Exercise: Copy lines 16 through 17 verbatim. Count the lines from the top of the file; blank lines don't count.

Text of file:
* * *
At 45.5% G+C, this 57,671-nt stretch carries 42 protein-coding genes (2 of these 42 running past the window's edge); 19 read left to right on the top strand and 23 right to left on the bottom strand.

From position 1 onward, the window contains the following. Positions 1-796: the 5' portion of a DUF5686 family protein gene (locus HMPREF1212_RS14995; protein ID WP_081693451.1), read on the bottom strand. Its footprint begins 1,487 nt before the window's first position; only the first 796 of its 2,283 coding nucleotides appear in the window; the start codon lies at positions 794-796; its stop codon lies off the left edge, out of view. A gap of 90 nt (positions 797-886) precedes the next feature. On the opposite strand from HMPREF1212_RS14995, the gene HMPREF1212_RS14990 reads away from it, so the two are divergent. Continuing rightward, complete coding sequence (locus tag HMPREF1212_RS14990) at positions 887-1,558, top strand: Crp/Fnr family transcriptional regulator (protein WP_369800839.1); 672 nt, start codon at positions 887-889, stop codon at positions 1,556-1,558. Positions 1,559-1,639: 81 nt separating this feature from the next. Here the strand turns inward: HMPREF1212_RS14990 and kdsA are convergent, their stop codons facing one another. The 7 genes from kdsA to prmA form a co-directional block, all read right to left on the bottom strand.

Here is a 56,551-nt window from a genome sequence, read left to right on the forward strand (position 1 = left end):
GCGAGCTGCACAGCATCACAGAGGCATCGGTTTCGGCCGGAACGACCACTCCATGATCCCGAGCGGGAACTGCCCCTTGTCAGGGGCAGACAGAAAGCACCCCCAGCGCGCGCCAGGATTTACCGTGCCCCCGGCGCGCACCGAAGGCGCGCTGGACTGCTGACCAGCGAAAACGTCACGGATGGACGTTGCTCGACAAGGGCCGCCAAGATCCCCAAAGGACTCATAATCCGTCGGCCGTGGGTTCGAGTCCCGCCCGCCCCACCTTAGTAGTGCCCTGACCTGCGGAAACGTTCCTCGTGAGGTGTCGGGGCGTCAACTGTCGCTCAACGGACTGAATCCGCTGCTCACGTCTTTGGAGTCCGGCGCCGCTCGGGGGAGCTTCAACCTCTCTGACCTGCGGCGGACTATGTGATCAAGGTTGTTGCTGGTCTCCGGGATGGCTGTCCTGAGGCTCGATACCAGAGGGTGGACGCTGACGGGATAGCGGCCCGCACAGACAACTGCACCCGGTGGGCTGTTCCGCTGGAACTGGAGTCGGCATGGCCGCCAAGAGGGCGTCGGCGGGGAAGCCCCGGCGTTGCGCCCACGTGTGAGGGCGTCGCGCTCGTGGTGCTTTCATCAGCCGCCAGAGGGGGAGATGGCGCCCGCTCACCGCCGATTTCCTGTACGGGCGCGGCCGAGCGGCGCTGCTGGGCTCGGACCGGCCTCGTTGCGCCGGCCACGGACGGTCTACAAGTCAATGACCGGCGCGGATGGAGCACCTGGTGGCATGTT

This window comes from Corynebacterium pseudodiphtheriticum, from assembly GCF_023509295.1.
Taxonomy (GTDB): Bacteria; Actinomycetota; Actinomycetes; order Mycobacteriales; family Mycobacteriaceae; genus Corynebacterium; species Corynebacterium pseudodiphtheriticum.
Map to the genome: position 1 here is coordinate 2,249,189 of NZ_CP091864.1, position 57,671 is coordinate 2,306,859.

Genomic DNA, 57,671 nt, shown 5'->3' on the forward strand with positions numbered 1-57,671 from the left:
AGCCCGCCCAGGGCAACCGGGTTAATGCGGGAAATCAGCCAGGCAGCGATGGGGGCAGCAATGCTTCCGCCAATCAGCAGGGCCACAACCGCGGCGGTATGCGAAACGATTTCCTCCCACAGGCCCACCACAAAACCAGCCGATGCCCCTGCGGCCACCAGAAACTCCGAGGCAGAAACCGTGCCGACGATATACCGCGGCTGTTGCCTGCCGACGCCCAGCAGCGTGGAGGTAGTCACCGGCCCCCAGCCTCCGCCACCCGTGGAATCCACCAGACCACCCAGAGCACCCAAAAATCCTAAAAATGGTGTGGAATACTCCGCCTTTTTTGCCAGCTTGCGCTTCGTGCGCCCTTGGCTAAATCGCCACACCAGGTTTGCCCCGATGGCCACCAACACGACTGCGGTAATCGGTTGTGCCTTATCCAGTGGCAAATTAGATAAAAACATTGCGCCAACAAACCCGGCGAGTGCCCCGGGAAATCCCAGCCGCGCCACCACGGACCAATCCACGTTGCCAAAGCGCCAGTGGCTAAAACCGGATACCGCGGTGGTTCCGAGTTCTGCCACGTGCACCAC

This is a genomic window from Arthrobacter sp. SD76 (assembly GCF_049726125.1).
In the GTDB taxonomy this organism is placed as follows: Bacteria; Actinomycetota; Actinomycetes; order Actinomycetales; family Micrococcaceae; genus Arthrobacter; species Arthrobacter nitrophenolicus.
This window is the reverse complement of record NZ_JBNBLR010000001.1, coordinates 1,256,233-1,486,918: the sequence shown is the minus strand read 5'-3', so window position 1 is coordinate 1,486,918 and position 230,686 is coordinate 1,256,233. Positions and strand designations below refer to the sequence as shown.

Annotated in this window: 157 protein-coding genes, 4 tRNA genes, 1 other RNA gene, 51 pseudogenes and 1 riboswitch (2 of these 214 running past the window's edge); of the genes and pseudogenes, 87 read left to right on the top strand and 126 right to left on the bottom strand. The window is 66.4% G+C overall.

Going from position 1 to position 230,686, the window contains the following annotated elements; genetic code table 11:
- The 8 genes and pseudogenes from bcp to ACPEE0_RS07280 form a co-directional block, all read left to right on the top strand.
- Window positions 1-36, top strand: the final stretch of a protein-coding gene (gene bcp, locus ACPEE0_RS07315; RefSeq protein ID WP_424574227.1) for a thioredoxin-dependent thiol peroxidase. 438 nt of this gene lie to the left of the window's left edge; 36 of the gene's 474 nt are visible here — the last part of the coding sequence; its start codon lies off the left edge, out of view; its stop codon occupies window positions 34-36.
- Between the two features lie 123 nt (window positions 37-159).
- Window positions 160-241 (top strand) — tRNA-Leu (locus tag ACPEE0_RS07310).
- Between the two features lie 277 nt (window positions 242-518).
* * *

- Window positions 1-36, top strand: the final stretch of a protein-coding gene (gene bcp, locus ACPEE0_RS07315; RefSeq protein ID WP_424574227.1) for a thioredoxin-dependent thiol peroxidase. 438 nt of this gene lie to the left of the window's left edge; 36 of the gene's 474 nt are visible here — the last part of the coding sequence; its start codon lies off the left edge, out of view; its stop codon occupies window positions 34-36.
- Between the two features lie 123 nt (window positions 37-159).